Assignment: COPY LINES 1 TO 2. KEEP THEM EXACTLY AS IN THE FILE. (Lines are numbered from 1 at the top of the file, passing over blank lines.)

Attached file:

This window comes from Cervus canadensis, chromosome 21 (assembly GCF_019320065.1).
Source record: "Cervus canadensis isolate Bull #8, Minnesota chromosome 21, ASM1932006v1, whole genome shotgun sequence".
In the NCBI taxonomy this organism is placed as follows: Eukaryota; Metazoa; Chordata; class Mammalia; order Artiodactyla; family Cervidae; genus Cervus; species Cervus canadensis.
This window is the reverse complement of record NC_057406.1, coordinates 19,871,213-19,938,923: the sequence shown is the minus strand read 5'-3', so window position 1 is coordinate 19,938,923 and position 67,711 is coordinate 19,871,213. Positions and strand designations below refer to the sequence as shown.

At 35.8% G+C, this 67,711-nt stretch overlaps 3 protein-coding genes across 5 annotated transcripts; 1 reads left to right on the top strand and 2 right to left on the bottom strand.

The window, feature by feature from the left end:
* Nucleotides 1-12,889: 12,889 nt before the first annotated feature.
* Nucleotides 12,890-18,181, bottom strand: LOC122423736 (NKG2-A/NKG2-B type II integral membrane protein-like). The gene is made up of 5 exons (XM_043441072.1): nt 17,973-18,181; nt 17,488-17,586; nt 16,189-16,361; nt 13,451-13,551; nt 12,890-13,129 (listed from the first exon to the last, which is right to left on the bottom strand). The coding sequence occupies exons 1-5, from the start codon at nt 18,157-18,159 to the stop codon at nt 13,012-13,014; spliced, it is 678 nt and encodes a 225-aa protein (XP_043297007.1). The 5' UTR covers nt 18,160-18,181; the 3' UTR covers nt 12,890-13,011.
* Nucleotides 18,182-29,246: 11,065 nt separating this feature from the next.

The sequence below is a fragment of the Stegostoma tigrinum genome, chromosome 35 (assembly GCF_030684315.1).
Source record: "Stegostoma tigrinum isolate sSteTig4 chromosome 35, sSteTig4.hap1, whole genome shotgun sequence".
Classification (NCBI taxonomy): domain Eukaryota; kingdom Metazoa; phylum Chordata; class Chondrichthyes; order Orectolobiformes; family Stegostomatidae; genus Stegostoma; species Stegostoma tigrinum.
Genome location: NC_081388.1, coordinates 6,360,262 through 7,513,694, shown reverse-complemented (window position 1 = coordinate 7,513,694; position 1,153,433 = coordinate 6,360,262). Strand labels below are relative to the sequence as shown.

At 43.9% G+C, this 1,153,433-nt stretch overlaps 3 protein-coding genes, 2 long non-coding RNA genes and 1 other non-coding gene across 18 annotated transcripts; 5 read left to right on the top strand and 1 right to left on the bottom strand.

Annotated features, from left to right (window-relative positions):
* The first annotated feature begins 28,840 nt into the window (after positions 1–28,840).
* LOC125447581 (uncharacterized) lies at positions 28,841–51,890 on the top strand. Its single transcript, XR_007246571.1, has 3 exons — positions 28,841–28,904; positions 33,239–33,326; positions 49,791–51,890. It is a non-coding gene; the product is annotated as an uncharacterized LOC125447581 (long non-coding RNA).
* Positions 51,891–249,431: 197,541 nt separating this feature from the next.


This window comes from Cervus canadensis, chromosome 21 (assembly GCF_019320065.1).
Source record: "Cervus canadensis isolate Bull #8, Minnesota chromosome 21, ASM1932006v1, whole genome shotgun sequence".